Sometimes God answers pretty immediately.  A few minutes after they told us about it and we were thinking of some ways we could raise the funds, Tanya agreed to buy it for them, which was amazing.  The Entoto staff weren’t quite sure how to process that!  Tanya is one of two people who God had told me were supposed to be on this trip, and the only one of those two who actually went.  I think this might be one of the reasons (and yes, there are definitely others).

That pretty much brings you up to date.  It was an exciting end to the afternoon!  Tomorrow we head out to Debrazet to get the Change boys out of the city for a little while.  We’re staying at a place with some canoes, sports, etc.  I think it’s a summer-camp style thing.  Should be a great time.

This will probably be my last update at least until Saturday.  I don’t think I’ll be able to get online again before we head to the airport, which I believe (and hope) has wifi.

Developing Meaningful Relationships

Leadership Lesson #18: It’s hard to let people into your life and develop meaningful relationships.

I have dozens of friends and hundreds of acquaintances, but I still don’t think I’m as close to anyone I’ve met in DC as I was my college buddies.  We lived near each other.  We challenged each other.  They’re the guys who developed my concern for the poor.  They were my brothers in life, and now some of them are my brothers in ministry.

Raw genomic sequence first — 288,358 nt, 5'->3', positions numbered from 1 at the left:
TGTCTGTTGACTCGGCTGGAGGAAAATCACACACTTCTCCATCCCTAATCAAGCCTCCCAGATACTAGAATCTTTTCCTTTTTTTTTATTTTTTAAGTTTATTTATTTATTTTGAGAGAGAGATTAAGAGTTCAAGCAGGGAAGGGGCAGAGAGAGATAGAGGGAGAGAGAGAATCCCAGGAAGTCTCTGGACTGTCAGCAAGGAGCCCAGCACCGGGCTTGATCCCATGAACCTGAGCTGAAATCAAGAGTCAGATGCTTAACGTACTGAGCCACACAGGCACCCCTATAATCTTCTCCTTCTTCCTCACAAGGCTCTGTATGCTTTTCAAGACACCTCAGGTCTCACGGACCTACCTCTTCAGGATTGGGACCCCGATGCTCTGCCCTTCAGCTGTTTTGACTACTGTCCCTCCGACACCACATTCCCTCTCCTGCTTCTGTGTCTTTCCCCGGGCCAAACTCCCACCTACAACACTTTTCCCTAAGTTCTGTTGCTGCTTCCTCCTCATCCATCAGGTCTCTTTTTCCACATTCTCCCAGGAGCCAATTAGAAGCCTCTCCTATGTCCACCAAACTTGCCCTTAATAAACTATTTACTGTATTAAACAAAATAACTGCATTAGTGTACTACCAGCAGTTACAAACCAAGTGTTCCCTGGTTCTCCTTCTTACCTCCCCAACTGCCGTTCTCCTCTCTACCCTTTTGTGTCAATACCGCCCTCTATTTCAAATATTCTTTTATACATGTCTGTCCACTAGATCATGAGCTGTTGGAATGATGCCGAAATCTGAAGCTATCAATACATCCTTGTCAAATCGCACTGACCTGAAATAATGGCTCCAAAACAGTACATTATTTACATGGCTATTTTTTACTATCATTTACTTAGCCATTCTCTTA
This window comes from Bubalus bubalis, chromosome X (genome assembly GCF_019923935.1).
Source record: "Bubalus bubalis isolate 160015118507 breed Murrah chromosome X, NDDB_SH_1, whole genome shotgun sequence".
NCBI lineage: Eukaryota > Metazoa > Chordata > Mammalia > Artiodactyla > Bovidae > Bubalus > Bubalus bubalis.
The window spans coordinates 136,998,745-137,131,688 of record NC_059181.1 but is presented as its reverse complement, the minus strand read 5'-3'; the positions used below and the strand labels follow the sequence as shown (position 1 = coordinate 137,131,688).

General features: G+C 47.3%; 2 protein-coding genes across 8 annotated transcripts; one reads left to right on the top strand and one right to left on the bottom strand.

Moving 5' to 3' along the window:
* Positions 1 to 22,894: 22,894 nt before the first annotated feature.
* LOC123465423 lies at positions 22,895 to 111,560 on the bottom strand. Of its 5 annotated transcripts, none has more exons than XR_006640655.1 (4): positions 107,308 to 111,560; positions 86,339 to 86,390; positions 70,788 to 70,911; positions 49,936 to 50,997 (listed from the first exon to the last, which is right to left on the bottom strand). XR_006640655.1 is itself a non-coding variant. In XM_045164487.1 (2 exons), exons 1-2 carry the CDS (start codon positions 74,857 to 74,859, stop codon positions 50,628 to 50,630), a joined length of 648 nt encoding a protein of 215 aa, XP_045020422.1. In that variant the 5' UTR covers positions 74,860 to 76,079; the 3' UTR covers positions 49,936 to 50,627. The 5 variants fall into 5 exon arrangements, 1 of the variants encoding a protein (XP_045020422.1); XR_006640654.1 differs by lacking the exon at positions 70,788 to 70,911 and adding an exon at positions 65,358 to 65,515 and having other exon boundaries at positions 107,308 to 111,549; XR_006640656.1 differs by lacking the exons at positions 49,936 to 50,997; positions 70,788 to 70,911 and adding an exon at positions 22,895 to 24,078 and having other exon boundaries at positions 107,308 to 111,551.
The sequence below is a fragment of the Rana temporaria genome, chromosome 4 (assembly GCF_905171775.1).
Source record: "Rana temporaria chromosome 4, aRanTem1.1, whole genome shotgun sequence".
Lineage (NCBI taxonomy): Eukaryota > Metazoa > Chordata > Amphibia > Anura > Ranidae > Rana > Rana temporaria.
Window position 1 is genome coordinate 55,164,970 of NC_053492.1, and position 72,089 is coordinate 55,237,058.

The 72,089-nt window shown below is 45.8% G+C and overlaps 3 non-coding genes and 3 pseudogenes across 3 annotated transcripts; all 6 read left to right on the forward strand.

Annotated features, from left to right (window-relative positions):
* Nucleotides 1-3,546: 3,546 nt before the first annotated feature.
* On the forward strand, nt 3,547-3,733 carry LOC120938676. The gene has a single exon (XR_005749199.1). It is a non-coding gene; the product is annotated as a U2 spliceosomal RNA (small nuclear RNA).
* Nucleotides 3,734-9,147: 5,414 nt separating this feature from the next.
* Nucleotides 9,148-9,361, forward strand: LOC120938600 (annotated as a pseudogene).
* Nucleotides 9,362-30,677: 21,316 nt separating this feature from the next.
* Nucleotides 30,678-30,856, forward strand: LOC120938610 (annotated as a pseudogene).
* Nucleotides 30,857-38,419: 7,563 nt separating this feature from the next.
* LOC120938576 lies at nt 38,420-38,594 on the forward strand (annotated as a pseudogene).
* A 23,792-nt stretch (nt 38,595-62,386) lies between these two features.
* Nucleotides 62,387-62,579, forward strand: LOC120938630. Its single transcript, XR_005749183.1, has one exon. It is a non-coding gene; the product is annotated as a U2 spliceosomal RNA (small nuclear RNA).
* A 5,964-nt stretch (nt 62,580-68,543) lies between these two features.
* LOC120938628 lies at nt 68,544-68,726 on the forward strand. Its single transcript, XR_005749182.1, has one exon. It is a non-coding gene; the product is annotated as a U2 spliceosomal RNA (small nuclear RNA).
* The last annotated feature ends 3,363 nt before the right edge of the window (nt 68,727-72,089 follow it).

I’ve certainly made a lot of friends in DC, some I would even call very good friends, but I’ve never quite replicated those college relationships. I’m five years in and just now feeling like I’m even getting close.  I think this is because it’s hard to live life with people day in and day out. It’s easy enough to open up about problems, feelings, etc., but it’s difficult to replicate is the amount of time I spent with the guys who lived on my floor in Fisher Hall, especially now that I’m married.

One of those guys actually moved to DC about a year ago.  It’s great to have him here, but schedules make it difficult for us to connect as often as I’d like.  Working full time really puts a damper on hanging out time.

In spite of this, I’m not giving up.  Deep, significant relationships are essential for any Christ follower, even more so for those of us who are pastors/leaders. God provided Adam with Eve.  He gave Timothy to Paul.  Elijah had Elisha.  We need people who care for us, challenge us, shape us, and stretch us. We need community.

Exhaustion

So, this is really just a personal update.  Feel free to ignore :)

It’s been a whirlwind few weeks.  I spent several days navigating some sticky situations at work before heading to the Catalyst Conference in Atlanta and then on to Carlisle, Pennsylvania to spend a weekend with my wife, to Chicago for my cousin’s wedding and back to DC yesterday for NCC‘s Leadership Summit where I provided the comic relief and preached a sermonette about some of the great leaders God has given us.  After the Summit I did some visioncasting with the team of Group Coordinators I serve about where we’re headed in the next year, and they came up with some great ideas on how to make it work.  I’m very grateful for those amazing people.